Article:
The Brennan researchers gathered homicide data from 25 of the nation’s 30 largest cities for the period Jan. 1, 2015, to Oct. 1, 2015. (Not included were San Francisco, Indianapolis, Columbus, El Paso and Nashville.) The researchers then tried to estimate what 2015’s full-year homicide numbers for those 25 cities would be, based on the extent to which homicides were up from January to October this year compared with the similar period in 2014.

Riot police clear demonstrators from a street in Ferguson

“To the Brennan Center and its cheerleaders, the nation’s law-enforcement officials are in the grip of a delusion that prevents them from seeing the halcyon crime picture before their eyes. For the past several months, police chiefs have been sounding the alarm about rising violent crime.”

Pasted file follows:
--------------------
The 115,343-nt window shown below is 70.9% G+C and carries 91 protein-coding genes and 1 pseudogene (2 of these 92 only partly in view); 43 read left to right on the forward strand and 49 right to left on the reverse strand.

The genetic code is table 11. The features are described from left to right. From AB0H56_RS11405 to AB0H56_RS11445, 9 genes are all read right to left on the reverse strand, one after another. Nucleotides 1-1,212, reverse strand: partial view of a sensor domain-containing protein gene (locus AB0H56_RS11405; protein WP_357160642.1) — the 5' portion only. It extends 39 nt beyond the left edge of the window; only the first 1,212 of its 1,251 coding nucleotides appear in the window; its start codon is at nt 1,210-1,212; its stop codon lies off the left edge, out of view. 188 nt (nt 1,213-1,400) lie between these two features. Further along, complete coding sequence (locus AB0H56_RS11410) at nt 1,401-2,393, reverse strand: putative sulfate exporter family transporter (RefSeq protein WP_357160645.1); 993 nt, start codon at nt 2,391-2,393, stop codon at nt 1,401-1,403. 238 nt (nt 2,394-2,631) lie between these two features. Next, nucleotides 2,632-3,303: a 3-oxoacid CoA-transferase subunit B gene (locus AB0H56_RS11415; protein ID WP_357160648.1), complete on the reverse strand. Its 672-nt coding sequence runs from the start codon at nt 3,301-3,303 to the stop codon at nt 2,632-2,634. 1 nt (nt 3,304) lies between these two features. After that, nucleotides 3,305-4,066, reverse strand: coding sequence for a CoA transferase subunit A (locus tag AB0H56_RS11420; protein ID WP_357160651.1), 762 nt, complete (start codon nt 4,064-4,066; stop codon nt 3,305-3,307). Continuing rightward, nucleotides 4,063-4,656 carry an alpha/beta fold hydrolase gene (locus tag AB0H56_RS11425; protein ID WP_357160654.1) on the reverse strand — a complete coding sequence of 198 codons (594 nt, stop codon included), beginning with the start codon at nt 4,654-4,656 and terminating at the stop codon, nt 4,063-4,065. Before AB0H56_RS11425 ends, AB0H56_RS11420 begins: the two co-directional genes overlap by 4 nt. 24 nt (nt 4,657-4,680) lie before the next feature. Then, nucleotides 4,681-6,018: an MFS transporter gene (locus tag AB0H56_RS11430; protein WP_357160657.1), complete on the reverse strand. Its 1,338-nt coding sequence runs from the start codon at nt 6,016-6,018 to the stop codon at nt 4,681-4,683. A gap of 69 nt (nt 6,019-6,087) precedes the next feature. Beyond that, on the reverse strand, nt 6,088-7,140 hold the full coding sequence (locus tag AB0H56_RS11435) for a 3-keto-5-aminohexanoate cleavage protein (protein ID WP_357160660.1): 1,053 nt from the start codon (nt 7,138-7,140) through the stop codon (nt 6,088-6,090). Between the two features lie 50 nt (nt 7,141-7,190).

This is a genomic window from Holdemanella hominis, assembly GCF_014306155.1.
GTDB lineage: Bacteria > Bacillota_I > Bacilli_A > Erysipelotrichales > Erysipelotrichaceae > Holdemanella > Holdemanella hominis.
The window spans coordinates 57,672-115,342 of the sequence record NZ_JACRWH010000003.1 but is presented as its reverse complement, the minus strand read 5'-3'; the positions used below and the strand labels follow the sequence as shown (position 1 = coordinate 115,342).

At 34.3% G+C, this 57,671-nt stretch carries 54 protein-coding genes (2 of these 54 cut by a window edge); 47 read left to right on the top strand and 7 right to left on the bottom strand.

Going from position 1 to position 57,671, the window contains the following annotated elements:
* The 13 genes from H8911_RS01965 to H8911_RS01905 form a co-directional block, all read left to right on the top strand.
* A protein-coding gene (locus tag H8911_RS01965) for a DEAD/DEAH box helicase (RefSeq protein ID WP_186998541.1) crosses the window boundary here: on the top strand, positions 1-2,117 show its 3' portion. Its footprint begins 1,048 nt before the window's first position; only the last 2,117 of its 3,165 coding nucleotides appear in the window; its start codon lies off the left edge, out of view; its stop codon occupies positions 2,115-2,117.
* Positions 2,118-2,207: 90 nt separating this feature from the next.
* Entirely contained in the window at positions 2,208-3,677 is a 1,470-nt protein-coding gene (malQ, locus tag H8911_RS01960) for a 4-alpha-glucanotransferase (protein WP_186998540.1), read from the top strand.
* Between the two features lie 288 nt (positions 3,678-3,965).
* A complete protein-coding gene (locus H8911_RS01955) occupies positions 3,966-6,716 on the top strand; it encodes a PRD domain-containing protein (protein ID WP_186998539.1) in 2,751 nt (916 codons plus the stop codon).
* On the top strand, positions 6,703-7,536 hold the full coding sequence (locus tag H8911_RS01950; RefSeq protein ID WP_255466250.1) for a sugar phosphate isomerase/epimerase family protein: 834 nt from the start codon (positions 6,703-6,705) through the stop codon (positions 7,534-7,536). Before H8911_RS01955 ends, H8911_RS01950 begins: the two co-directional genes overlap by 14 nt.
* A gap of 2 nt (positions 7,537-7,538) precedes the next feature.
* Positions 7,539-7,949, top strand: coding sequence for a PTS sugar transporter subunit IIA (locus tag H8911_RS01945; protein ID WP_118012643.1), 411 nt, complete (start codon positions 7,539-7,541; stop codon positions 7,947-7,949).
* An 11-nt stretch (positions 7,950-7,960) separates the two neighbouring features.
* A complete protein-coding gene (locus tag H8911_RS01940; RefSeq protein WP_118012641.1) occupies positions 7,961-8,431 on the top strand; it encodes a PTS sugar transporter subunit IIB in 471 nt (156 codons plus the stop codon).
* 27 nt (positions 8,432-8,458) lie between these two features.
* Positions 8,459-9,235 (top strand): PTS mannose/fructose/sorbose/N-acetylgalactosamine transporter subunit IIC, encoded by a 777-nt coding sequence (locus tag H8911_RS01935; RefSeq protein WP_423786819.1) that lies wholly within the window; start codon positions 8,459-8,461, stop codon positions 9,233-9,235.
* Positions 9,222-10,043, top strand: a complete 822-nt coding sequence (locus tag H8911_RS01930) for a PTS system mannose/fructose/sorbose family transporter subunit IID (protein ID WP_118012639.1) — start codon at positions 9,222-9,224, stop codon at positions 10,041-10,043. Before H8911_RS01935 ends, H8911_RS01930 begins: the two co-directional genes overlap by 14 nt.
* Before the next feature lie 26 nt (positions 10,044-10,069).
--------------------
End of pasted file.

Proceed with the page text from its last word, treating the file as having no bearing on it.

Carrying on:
The resulting projected increase for homicides in 2015 in those 25 cities is 11%. (By point of comparison, the FiveThirtyEight data blog looked at the 60 largest cities and found a 16% increase in homicides by September 2015.) An 11% one-year increase in any crime category is massive; an equivalent decrease in homicides would be greeted with high-fives by politicians and police chiefs. Yet the media have tried to repackage that 11% homicide increase as trivial.

[Read the full story here, at WSJ]

Several strategies are employed to play down the jump in homicides. The simplest is to hide the actual figure. An Atlantic magazine article in November, “Debunking the Ferguson Effect,” reports: “Based on their data, the Brennan Center projects that homicides will rise slightly overall from 2014 to 2015.” A reader could be forgiven for thinking that “slightly” means an increase of, say, 2%.